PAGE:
Eddie, a Mexican immigrant in Queens giving a tour of his washed out basement after Ida hit.
Eddie, a Mexican immigrant in Queens giving a tour of his washed out basement after Ida hit. Photo: Spencer Platt/Getty Images.

New data reveals how New York disbursed aid to undocumented immigrant victims during Hurricane Ida

Data first obtained by City Limits show the state gave out just over $2 million of the $27 million set aside for the relief fund.


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Less than a month after Hurricane Ida first made landfall that killed 17 people and damaged thousands of homes and other property in September 2021, New York City and the state announced a $27 million relief fund for undocumented victims who could not qualify for aid from the Federal Emergency Management Agency (FEMA) over their immigration status.

Initially labeled as an historic program, it was the first time that New York had created a relief program for undocumented families that had been excluded from other assistance. 

Six community-based organizations (CBO) oversaw both the application process and the distribution of funds while under the supervision of the New York State Office for New Americans (ONA). The program closed at the end of last April, over a year after Ida first hit. 

The state has also extended the window various times. 

According to recent data shared with City Limits, as of January, the program had only disbursed a little over $2 million of the allocated $27 million, with roughly 200 applicants still waiting on funds. 

The data reveals that 405 of the 554 individuals who applied for the program have been approved, meaning they filed and documented their losses correctly. 

According to New York’s Department of State, of those 405 who were approved, 352 have received funds already with the majority of the funds given to applicants in the Queens neighborhood, where the most of Ida’s fatalities took place and it wrought the most damage.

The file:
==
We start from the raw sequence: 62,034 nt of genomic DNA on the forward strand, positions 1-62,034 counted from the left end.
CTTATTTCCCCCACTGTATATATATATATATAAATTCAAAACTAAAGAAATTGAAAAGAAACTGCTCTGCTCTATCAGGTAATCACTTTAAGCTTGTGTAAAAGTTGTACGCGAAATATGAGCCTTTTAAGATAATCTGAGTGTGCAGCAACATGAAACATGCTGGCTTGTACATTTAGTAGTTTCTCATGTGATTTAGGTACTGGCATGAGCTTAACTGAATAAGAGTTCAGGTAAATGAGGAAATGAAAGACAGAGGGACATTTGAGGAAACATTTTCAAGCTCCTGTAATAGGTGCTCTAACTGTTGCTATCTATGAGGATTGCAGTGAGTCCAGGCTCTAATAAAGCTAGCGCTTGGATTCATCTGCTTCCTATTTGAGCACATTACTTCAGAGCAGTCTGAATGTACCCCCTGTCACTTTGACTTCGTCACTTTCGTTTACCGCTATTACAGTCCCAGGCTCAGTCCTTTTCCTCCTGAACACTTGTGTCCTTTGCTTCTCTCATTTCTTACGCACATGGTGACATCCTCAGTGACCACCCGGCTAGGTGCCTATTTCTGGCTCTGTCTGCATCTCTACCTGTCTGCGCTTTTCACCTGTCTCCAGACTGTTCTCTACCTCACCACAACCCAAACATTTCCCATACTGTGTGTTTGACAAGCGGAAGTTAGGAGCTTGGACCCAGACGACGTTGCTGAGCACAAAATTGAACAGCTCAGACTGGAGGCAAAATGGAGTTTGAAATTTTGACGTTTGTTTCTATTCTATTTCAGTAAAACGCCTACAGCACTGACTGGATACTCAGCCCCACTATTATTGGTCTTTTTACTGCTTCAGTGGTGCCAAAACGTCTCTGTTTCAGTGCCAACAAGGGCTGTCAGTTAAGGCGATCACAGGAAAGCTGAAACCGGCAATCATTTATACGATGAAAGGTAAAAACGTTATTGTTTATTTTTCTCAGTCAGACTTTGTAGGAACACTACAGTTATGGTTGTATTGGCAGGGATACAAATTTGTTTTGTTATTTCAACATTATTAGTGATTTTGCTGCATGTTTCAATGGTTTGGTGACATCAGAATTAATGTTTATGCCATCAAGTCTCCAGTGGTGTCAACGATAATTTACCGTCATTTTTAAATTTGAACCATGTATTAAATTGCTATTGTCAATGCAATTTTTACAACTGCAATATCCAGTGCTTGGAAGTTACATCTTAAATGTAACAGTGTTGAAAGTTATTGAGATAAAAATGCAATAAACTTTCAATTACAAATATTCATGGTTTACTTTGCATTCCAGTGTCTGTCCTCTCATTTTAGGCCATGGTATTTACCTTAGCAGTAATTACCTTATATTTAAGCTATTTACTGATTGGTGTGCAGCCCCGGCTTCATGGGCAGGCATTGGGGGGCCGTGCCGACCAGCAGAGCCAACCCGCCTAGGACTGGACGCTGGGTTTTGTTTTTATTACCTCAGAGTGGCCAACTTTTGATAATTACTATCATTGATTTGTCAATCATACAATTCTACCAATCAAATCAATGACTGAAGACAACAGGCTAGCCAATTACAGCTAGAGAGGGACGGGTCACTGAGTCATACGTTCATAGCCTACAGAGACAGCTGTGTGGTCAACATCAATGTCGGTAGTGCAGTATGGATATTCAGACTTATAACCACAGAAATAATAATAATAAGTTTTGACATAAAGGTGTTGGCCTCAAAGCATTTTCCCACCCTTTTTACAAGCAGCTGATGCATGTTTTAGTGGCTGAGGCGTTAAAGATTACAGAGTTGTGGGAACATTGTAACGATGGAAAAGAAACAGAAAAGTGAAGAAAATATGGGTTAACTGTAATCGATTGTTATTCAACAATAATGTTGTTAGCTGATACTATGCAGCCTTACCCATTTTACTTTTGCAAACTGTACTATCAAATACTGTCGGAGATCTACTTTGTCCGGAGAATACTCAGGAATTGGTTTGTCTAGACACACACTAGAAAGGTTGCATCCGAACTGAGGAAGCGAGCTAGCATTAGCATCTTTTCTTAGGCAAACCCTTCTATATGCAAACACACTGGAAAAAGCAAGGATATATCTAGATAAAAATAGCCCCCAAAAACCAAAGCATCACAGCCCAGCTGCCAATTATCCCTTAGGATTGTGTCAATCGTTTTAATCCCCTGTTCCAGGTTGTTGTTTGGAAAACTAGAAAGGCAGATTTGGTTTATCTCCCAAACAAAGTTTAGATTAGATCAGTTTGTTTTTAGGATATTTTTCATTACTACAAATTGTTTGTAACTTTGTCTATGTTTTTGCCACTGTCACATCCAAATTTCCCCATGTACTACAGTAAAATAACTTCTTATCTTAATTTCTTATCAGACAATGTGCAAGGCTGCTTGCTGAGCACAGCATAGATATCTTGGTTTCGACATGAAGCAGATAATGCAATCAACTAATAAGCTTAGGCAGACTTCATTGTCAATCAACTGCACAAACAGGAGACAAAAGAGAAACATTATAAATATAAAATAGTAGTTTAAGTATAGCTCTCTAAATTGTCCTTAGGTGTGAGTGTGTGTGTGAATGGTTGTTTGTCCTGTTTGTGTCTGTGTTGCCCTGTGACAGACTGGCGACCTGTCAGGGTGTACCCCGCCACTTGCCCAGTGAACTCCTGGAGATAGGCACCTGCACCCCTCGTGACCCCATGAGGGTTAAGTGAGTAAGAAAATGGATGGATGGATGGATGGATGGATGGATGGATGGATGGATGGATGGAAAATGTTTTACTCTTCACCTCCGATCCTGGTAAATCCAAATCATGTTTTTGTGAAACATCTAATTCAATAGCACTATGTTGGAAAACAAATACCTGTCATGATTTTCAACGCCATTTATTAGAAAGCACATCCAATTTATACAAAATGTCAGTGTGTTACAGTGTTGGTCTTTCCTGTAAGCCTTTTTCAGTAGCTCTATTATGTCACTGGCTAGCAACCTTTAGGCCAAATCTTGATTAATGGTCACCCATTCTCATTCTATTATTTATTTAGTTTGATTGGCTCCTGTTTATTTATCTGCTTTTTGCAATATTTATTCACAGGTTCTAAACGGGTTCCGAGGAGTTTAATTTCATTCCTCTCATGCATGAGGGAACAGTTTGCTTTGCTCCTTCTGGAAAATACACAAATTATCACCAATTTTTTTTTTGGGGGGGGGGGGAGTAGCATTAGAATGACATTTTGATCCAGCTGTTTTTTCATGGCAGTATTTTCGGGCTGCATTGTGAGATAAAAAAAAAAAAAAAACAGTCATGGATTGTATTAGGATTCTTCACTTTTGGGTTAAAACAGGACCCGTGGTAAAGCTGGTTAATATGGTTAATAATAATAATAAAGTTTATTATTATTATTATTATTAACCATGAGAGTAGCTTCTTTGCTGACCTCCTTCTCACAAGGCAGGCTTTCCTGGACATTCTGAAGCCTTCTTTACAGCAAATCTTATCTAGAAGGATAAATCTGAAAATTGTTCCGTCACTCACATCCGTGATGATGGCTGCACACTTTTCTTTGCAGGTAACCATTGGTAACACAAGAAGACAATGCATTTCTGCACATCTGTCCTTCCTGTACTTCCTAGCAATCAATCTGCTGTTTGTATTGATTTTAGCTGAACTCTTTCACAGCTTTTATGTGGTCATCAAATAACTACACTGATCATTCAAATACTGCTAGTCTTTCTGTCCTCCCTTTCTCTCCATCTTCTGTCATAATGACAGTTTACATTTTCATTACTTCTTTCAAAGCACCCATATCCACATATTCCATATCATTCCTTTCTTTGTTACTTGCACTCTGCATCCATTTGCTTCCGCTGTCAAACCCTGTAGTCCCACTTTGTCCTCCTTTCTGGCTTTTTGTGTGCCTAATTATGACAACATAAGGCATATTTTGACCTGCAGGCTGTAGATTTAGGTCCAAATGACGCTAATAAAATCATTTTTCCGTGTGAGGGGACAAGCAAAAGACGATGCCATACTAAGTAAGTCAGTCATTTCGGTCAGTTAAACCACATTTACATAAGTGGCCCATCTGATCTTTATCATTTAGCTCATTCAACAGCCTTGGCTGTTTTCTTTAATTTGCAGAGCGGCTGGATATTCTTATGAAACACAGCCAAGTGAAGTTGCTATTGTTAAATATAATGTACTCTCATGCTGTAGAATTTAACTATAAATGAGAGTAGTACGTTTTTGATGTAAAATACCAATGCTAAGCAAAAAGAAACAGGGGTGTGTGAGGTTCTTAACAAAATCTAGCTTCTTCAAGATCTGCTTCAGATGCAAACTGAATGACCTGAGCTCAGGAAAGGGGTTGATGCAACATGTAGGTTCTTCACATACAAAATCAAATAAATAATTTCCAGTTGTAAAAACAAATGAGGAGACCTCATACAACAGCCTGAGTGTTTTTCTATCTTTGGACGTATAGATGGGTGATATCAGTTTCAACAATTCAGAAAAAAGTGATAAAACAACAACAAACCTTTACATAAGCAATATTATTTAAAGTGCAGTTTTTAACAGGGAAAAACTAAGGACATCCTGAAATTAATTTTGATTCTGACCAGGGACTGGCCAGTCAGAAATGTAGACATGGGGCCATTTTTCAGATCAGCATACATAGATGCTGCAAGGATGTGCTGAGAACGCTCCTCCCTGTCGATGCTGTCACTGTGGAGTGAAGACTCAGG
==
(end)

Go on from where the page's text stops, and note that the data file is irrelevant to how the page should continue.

Representatives from the CBOs overseeing the application process told City Limits that it is a long process from screening to approval. 

The application process “is rather long and cumbersome,” said Becca Talzek, deputy director of Make the Road New York, one of the CBOs. “It requires a lot of documents.”

Applicants have to provide documentation of their losses with photos and receipts while in certain cases such as dealing with the loss of a car, applicants have to purchase a new car before they can be reimbursed, which for many immigrant victims, is the hardest part of the process. 

Of the 323 applications Make the Road received, Talzek says that 252 were able to successfully turn in the correct paperwork to get approved for relief. 

Several local lawmakers have called on the city and state to reopen applications with over tens of millions of dollars still unused, including State Sen. Jessica Ramos and Assemblymember Jessica González-Rojas, who called on New York City Mayor Eric Adams and New York Governor Kathy Hochul in a letter to once again extend the application period through October 2023. 

“Our communities continue to suffer from damages caused by Hurricane Ida due to the extent of destruction and the difficulties our constituents have faced in applying for and receiving assistance,” the lawmakers wrote, according to Spectrum NY1. 

Though not much has changed as City Limits would find out. When they last checked in on the effort last September – Ida’s anniversary – they found that only 22 additional people had received aid, with $158,961 doled out between then and mid-January.  

Advocates and representatives from the CBOs have suggested that any unused funds go to another relief program for the same community, or create a permanent fund for future undocumented victims. 

“Money has been going out the door for the last year,” said Mercedes Padilla, a spokesperson for New York’s Department of State. “If every eligible person currently enrolled in the program receives the full amount of funding, we’ll get through the entire fund.”

Even though households can receive up to $72,000 in aid, the average each applicant received was just $5,825.

Most of the disbursed funds went towards what the fund calls “other needs,” which includes funeral assistance, child care, vehicle damages, and moving. 

Another $592,096.98 has been given for housing, such as repairs, payments for temporary stays in hotels or motels, and rental assistance.


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